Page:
3) Attend summer classes at least once. The pace is accelerated and it is intense, but not unbearably so. You will get ahead of where you should be, or perhaps catch up if you have fallen behind in your goal to graduate in four years. Furthermore, the smaller class size and faster pace encourage a greater sense of camaraderie with your fellow students and you will make friends in those classes.

4) Study abroad. Go for a year if possible, or one semester if that is all you can manage. Start planning early or time will fly by and the opportunity will pass. All big schools have universities in other countries with which they have partner programs. Choose a country that sounds exotic and which you know little about . It will expand your horizons and enrich your university experience.



5) Have fun, but don’t get caught up with the ‘party crowd.’ Look around you at the wide range of students at big universities. Most of them don’t come from rich families. Some don’t have family members with a college degree. Many are making a big sacrifice to attend college and aren’t there to fool around and party. See the students with their heads bowed over a book at the library at 10:30pm on a Friday night? They understand why they’re there.

6) If you’re concerned about your GPA (and who isn’t?), use the pass/fail option when you need it. When I learned about this during my sophomore year, I exclaimed “hallelujah.” I knew I was going to struggle with some classes, such as French, and when those ‘C’ grades add up, it can drag down your GPA fast.

7) Big universities all have non-credit, informal classes which are offered in whatever available spaces the university has. Take advantage of them! They are usually very affordable, sometimes ridiculously cheap. I think the most I ever paid for an informal class was $40.  I took Karate, yoga, dance, typing, and other great classes with that system and loved every minute.



8) Chat with your professor. You will have classes in which there are 200 or 300 students sitting in an auditorium and if you don’t make the effort, you will never meet the professor. Don’t let this happen. Visit him or her during office hours. Don’t let the professor be just some disembodied voice speaking from a stage.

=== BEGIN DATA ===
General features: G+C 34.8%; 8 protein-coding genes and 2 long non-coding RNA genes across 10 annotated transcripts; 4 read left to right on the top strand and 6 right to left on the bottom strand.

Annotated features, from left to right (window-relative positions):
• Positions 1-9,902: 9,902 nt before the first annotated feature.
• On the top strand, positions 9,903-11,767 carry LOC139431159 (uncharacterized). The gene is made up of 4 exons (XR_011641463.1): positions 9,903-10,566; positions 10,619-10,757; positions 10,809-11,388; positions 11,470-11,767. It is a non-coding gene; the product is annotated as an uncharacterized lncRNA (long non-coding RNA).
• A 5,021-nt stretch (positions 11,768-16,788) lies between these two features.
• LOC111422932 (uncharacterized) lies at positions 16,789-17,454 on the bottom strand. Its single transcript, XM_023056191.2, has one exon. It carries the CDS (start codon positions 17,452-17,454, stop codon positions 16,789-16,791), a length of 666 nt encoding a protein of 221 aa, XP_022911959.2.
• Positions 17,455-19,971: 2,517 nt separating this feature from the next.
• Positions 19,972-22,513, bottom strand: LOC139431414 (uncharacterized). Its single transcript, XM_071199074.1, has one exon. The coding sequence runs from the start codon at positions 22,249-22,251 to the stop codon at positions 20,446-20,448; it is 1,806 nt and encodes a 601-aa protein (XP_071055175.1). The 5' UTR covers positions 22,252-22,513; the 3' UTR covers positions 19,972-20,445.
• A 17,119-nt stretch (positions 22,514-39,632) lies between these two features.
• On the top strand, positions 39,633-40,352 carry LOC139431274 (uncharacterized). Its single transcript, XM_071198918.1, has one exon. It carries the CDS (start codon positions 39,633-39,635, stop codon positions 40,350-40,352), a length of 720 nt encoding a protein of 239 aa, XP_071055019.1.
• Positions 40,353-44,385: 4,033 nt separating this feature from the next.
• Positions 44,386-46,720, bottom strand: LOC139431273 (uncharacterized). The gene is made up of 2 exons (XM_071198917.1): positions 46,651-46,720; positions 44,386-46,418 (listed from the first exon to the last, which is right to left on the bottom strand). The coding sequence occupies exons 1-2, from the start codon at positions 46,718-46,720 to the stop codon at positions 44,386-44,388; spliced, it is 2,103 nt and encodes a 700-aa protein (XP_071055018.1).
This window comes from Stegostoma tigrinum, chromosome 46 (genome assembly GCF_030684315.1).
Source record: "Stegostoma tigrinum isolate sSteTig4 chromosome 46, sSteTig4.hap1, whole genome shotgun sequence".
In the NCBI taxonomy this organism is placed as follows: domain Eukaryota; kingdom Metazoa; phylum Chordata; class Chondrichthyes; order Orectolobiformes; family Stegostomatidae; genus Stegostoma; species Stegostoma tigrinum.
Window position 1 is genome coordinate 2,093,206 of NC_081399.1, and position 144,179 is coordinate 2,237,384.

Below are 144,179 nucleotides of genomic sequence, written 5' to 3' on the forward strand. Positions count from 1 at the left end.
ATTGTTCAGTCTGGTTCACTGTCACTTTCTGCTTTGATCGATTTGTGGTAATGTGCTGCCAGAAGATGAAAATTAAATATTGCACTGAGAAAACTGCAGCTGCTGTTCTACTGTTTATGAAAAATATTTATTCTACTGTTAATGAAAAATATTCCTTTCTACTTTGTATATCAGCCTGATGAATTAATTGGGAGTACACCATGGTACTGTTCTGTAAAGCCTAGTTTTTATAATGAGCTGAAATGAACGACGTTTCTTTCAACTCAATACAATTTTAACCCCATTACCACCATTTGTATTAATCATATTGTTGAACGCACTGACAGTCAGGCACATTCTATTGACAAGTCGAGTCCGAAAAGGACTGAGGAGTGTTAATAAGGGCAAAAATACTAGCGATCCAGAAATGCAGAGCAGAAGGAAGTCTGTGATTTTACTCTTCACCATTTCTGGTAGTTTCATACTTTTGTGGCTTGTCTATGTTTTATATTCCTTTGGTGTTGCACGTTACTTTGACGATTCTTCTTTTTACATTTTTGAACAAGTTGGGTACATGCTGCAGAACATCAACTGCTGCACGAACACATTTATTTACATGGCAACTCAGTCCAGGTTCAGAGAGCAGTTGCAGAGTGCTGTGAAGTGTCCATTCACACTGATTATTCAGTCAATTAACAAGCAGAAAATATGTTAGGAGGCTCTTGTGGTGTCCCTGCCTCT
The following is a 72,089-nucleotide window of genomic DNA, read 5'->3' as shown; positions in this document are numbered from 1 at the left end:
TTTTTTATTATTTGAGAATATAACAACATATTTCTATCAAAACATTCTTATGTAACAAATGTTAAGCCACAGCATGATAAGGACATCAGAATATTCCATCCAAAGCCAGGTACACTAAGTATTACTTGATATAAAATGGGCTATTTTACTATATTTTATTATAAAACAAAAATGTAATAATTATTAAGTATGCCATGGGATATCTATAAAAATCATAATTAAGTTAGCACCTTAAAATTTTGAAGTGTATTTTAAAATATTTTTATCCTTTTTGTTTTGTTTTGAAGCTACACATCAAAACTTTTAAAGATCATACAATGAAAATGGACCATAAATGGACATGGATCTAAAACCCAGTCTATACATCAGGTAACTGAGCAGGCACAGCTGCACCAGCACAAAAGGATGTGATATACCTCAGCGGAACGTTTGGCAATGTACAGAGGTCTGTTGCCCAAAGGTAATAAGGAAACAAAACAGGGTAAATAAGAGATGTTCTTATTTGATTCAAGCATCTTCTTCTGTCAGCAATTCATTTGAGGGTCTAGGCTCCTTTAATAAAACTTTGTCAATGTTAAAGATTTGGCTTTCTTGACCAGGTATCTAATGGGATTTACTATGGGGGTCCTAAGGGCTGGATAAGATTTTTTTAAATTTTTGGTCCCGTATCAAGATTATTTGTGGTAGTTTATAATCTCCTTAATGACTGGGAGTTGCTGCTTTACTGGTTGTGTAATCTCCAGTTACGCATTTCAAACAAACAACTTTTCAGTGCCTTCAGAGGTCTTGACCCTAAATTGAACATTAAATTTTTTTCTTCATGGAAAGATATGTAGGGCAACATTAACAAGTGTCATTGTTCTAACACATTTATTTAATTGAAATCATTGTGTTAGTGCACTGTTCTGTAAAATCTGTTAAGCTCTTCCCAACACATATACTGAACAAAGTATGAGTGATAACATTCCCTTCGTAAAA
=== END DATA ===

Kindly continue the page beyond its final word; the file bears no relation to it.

9) Get an on-campus part time job. I worked for the catering department of the student union. If you are taking a full class load, you won’t have time to work more than 10 or 15 hours a week, but you will make friends and have some extra spending cash.

10) Make friends from other countries. A good way to do this is to live in an international co-op.




There are some classes which almost all freshman and sophomores are funneled into. However, if you can manage to avoid them, try to stay away from:

A) Psychology 101. You will be in class with hundreds of other bored kids, learning from a boring text and listening to a boring teacher. If you are particularly interested in this subject, check out Freud’s “Interpretation of Dreams” and Jung’s “Man and His Symbols” from the library.

B) Sociology 101. See above.

C) World History 101. This is like learning history from the history channel, only more superficial.

D) American history and American literature. These are hard to get around, but you don’t need a professor for this material anyway. Read Howard Zinn’s  “A people’s history of the United States.” For literature, the only names you need to know are Thoreau, Emerson, Thomas Paine,  Mark Twain, and Robert Frost. Read ‘ Civil Disobedience’ and ‘Walden’ and ‘Leaves of Grass’ by Whitman.

Thoreau. He’s as relevant as ever. 


Now, for the classes you absolutely should take:

A) Art History. The material  is fascinating. If you’re lucky, you will have a professor who is passionate about the subject  and can really bring it alive. I looked forward to this class like few others, and was hooked from the first day.

B) Photography. Few young people today associate the word ‘photography’ with the word ‘art.’ Fewer still have heard of  Alfred Stieglitz and Ansel Adams. This is unfortunate. With each new advancement in the technology of cameras and photography,  and the proliferation of cameras to most of the world’s population, the quality of photography has gone down. Way, way down. First instamatic cameras, then digital cameras, and now camera phones have degraded photography immensely. With the ease of deleting photos and the cheap cost of taking hundreds and thousands of pictures, few people bother to take the time to frame a good photo. Learning to take good photos is fun and  you can develop skills in a short time with a good teacher.

Ansel Adams, Yosemite:



C) Gymnastics. Yes, it’s not just for olympians. If you can learn just two tricks- the backflip and back handspring- as I did, you will be walking on air. Take the plunge and go for it.

D) History of the movies. My university called this class “The Development of the Motion Picture” to make it sound more academic. Whatever. Sit back and learn the tricks of the filmmakers and see who really influenced who and why today’s directors still worship at the shrine of David Lean and Akira Kurosawa.



E) Astronomy.  If I had to choose my favorite course, this may well have been it. I was a tad nervous going in, not knowing if I would need to know a lot of math. I didn’t, and I quickly became swept up into the mysteries of the cosmos. The professor was predictably and irritably scornful of astrology, but that was ok. I took this course in the old days before the hubble telescope. It must be unimaginably better now.